There, for the first time in his budding gubernatorial campaign, he said he believes marijuana should be legalized in Texas. This drew cheers from many in the crowd.
“These are some of the things that we can do to bring us together that are popular in the state of Texas that allow us not only to make one another proud but to make this country proud.” O’Rourke said.
But during his failed Democratic presidential bid, he was repeatedly criticized for taking this position — one he has long championed since his days on the El Paso City Council.
Integrating positive information on immigration and border communities and what they contribute is key to this race, said Danny Diaz, a local community activist, who attended Wednesday night’s event.
“He’s got a good economic and a good message around health care,” Diaz told Border Report after O’Rourke’s 20-minute speech. “Abbott is making immigration a center point of this race. He’s going to try to make that a wedge issue and we’re excited that Beto is really going to talk about the aspirational part of being from the border. The border still having some of the safest cities in the country. The border being key to international commerce with Latin America and the rest of the world.”
After O’Rourke spoke, the crowd started cheering “Si se puede” (Yes you can). And several people said they associated with his flawless Spanish and approachable personality.
“I love Beto. I wouldn’t miss it for the world. And my husband also loves him, too” said Josie Mitchell, of Edinburg, who although she had a hurt knee was packed in the evening McAllen crowd to get a glimpse of O’Rourke.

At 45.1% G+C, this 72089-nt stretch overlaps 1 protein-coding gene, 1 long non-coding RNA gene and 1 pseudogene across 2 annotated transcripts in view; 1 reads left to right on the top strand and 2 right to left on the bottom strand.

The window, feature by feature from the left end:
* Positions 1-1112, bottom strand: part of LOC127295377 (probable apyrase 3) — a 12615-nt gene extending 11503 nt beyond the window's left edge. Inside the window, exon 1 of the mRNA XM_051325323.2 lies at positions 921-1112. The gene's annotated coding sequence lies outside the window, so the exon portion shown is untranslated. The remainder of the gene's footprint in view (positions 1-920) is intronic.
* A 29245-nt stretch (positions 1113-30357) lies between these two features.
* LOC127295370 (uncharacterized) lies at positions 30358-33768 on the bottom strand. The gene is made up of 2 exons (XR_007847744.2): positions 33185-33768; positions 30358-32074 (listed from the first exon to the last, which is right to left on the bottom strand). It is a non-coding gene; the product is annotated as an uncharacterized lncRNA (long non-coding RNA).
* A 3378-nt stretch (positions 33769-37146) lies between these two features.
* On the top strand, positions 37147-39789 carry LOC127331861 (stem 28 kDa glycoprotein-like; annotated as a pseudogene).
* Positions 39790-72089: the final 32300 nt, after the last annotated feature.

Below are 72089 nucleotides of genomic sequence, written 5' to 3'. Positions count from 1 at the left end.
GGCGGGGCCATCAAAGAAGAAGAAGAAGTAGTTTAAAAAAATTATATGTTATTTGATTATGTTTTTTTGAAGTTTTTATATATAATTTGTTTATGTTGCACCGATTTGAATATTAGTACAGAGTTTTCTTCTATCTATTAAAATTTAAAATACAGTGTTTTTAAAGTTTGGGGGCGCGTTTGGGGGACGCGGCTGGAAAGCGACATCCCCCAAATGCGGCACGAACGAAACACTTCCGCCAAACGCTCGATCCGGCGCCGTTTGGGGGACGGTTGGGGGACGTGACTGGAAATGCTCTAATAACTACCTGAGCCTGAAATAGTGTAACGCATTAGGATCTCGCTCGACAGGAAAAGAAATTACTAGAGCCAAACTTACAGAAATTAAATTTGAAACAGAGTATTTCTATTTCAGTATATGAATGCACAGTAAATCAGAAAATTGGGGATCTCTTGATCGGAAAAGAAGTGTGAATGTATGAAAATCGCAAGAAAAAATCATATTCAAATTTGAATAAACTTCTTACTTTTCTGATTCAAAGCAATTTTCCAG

“We’re for Beto all the way,” said Alma Garcia of Mission said. “We have to get Abbott out.”
“He’s centrist, liberal-leaning, far better than Abbott,” said Isidro Leal, 33, of McAllen, who brought his 12-year-old child Xan.
One place he did not visit was on Wednesday was the border wall, which he has repeatedly criticized Abbott for supporting.
During his failed bid for U.S. Senate against Ted Cruz, he visited the area several times in the summer of 2017 and brought attention to Santa Ana National Wildlife Refuge, an area that Congress eventually exempted from border wall funding.
On Wednesday, O’Rourke claimed that Abbott only visits “for photo ops” at the border wall and “la frontera” (the border), he said in Spanish.
Abbott this week has hit back with campaign ads comparing O’Rourke to President Joe Biden in billboard advertisements he has placed throughout the state.
“As Beto O’Rourke begins his campaign to reinvent himself, he won’t be able to run from his extreme liberal policies that are wrong for Texas,” Mark Miner, communications director for Texans for Greg Abbott, said in a statement Wednesday. “The Beto-Biden agenda of open borders, defunding the police, and killing oil and gas jobs is divisive and will move Texas in the wrong direction.”
Sandra Sanchez can be reached at SSanchez@BorderReport.com.